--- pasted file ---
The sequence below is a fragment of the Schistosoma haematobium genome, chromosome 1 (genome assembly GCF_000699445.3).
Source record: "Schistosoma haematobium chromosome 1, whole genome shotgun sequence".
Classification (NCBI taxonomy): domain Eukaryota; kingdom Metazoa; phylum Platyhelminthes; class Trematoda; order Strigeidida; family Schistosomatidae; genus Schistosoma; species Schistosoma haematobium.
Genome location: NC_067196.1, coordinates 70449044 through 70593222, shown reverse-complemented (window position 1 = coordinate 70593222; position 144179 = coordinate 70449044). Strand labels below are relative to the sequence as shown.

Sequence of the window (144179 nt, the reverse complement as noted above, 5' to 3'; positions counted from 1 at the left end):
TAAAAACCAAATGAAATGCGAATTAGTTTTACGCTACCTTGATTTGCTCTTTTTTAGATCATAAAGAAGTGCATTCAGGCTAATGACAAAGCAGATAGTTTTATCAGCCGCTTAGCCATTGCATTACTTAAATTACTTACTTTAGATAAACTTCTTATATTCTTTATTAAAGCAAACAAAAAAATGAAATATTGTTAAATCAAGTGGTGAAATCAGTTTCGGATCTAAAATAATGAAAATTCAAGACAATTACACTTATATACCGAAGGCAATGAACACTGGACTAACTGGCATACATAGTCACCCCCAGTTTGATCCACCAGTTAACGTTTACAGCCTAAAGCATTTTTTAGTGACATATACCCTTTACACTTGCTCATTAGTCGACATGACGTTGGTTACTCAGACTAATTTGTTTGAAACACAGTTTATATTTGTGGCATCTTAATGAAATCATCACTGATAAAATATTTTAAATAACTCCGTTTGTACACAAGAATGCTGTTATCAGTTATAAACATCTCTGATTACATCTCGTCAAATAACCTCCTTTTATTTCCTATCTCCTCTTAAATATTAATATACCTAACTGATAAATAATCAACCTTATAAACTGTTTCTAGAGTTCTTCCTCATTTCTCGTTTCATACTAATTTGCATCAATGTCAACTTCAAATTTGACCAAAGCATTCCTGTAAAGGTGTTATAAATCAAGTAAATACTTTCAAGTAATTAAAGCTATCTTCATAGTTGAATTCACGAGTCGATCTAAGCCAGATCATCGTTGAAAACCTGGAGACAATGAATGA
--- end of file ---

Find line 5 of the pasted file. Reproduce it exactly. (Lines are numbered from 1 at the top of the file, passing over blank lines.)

Sequence of the window (144179 nt, the reverse complement as noted above, 5' to 3'; positions counted from 1 at the left end):